“And now that you have seen him again, Maria?”
“Now I know, what my duty is. Do you see, that my peace here is not disturbed by idle gossip.”
“Certainly not, Maria; yet I am still curious about this Chevalier Georg and his singing. Unfortunately we shan’t be long together. I want to go home.”
“The doctor will not allow you to travel yet.”
“No matter. I shall go as soon as I feel well enough. My father is refused admittance, but your husband can do much, and I must speak with him.”
“Will you receive him to-morrow?”
“The sooner the better, for he is your husband and, I repeat, the ground is burning under my feet.”
“Oh!” exclaimed Maria.
“That sounds very sad,” cried Henrica. “Do you want to hear, that I shall find it hard to leave you? I shouldn’t go yet; but my sister Anna, she is now a widow—Thank God, I should like to say, but she is suffering want and utterly deserted. I must speak to my father about her, and go forth from the quiet haven into the storm once more.”
“My husband will come to you,” said Maria.
“That’s right, that’s right! Come in, children! Put the flowers on the table yonder. You, little elf, sit down on the stool and you, Salvatore, shall give me the flowers. What does this mean? I really believe the scamp has been putting perfumed oil on his curly head. In honor of me, Salvatore? Thank you!—We shall need the hoops later. First we’ll make bouquets, and then bind them with the leaves to the wood. Sing me a song while we are working, Maria. The first one! I can bear it to-day.”
Half Leyden had followed the brave captain’s coffin, and among the other soldiers, who rendered the last honors to the departed, was Georg von Dornburg. After the funeral, the musician Wilhelm led the son of the kind comrade, whom so many mourned, to his house. Van der Werff found many things to be done after the burial, but reserved the noon hour; for he expected the German to dine.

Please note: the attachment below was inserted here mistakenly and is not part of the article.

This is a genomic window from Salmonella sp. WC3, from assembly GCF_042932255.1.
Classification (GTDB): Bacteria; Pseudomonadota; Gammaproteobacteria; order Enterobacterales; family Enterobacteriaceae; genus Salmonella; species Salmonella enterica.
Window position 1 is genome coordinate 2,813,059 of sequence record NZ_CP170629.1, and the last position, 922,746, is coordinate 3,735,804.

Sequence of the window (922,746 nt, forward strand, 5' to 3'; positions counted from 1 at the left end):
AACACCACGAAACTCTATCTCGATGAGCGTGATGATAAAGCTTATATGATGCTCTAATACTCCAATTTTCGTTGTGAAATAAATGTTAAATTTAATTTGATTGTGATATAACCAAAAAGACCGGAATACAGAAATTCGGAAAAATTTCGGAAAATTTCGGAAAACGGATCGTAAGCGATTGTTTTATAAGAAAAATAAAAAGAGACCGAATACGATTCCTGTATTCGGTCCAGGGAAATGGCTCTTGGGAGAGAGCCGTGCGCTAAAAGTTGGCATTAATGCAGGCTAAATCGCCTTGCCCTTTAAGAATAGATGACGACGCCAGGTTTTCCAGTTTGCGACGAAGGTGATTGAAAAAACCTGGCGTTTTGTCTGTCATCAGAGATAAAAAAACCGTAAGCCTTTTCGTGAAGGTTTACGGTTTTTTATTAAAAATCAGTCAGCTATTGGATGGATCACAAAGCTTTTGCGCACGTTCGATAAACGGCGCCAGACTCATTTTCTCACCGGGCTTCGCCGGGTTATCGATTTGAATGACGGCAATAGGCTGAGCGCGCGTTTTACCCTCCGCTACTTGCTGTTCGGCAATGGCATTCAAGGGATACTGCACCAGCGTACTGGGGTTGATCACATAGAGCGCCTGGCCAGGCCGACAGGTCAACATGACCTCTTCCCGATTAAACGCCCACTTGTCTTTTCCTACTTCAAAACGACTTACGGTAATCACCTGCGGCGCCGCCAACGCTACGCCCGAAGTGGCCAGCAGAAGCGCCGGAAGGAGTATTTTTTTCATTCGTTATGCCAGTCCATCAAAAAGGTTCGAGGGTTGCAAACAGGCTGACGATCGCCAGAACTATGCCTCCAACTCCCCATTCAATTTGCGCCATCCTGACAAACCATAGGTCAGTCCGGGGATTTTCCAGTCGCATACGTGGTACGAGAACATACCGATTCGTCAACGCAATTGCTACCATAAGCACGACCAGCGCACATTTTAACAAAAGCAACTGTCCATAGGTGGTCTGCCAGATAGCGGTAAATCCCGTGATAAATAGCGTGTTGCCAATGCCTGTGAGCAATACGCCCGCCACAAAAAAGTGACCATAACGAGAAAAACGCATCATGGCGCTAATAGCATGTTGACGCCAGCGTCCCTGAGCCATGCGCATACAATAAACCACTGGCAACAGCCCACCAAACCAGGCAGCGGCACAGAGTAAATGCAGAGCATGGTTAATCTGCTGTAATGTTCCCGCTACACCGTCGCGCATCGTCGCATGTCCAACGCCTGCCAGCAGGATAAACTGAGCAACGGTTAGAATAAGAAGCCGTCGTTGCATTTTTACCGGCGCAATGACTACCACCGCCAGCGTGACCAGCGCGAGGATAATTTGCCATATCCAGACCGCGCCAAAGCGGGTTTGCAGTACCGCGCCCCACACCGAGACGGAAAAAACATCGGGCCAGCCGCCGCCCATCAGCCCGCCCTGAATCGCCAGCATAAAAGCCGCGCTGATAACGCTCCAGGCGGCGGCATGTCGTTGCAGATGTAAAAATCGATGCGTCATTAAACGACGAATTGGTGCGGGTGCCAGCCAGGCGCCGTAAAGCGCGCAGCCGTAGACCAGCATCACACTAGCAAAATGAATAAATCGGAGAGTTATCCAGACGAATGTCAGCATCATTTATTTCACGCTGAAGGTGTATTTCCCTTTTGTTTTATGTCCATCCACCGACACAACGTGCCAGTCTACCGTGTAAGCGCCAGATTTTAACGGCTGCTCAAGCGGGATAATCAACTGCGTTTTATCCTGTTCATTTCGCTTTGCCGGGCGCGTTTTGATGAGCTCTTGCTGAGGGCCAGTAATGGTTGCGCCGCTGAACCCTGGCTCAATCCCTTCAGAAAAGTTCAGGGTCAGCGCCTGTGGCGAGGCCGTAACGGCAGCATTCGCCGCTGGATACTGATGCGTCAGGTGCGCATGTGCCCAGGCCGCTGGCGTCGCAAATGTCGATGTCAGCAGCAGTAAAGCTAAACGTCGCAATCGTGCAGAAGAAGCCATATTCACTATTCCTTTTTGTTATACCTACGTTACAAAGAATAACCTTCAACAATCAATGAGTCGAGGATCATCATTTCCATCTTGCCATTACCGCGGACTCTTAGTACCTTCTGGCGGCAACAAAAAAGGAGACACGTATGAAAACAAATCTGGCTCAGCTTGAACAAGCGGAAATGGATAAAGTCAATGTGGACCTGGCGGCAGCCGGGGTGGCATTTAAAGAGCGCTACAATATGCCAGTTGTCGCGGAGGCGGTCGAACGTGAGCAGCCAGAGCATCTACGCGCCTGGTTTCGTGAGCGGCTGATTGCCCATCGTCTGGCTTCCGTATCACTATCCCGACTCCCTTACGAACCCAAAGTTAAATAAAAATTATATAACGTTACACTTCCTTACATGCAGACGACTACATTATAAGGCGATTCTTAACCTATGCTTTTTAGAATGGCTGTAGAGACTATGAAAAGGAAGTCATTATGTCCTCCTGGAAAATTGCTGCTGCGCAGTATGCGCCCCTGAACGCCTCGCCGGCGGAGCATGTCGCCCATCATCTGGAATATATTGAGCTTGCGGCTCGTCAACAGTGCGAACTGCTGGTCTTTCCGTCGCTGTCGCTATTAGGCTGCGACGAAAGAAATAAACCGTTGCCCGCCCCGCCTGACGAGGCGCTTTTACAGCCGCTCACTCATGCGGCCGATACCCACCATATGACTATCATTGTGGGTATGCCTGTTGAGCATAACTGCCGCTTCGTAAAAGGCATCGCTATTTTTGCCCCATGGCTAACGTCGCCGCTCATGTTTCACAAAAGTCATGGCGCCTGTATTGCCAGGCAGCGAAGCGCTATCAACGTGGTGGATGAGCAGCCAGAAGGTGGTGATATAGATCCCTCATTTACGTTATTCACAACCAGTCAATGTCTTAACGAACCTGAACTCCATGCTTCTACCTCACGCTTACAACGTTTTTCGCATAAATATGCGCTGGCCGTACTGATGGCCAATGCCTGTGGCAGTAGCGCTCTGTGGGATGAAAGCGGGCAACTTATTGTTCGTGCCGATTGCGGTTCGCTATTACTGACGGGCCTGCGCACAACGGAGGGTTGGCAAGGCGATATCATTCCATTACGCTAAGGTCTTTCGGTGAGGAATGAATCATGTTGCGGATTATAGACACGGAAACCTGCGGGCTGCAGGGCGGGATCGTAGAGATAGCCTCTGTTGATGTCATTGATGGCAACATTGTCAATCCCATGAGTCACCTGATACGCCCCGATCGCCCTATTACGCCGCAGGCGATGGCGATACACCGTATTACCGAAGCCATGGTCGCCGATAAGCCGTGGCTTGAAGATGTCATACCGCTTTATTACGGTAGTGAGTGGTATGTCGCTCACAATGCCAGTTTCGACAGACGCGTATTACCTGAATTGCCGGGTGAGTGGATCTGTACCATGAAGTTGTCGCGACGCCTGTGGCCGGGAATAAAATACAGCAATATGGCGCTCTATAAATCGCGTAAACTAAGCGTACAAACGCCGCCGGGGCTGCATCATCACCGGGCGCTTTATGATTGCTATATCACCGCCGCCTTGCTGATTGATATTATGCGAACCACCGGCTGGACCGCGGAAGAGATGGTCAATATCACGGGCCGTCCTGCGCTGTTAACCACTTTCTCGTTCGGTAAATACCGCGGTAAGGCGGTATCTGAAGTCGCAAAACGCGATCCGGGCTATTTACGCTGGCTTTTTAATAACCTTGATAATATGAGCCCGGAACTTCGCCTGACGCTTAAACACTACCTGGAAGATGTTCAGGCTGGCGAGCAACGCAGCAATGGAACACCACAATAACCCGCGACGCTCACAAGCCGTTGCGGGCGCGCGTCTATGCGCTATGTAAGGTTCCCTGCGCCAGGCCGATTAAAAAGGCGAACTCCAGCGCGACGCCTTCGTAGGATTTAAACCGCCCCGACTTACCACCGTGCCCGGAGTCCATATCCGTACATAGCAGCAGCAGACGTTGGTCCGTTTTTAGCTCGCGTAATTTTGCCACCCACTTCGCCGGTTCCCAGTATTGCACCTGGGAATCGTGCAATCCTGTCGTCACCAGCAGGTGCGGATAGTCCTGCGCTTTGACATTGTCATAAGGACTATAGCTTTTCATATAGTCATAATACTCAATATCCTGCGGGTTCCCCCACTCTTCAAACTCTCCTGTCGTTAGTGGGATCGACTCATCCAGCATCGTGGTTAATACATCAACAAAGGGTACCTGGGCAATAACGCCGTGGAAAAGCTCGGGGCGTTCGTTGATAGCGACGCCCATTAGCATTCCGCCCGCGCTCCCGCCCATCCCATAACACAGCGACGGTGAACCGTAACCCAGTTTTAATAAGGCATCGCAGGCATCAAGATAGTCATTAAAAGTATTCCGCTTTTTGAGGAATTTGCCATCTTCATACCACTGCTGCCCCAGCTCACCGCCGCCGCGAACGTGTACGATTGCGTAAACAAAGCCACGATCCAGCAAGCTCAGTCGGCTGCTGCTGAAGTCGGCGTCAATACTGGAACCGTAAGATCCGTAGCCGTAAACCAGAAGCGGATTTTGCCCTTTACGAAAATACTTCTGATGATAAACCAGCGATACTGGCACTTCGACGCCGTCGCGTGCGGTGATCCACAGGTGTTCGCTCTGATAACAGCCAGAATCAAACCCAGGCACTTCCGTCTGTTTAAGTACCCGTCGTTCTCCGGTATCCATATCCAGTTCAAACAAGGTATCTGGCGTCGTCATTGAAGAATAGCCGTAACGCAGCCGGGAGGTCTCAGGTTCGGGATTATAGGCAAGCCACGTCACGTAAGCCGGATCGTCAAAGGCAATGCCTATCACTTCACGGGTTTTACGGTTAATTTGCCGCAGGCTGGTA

The burgomaster, as usual, sat at the head of the table; the Junker had taken his place between him and Maria, opposite to Barbara and the children.
The widow never wearied of gazing at the young man’s fresh, bright face, for although her son could not compare with him in beauty, there was an honest expression in the Junker’s eyes, which reminded her of her Wilhelm.
Many a question and answer had already been exchanged between those assembled round the board, many a pleasant memory recalled, when Peter, after the dishes had been removed and a new jug with better wine placed on the table, filled the young nobleman’s glass again, and raised his own.
“Let us drink this bumper,” he cried, gazing at Georg with sincere pleasure in his eyes, “let us drink to the victory of the good cause, for which you too voluntarily draw your sword. Thanks for the vigorous pledge. Drinking is also an art, and the Germans are masters of it.”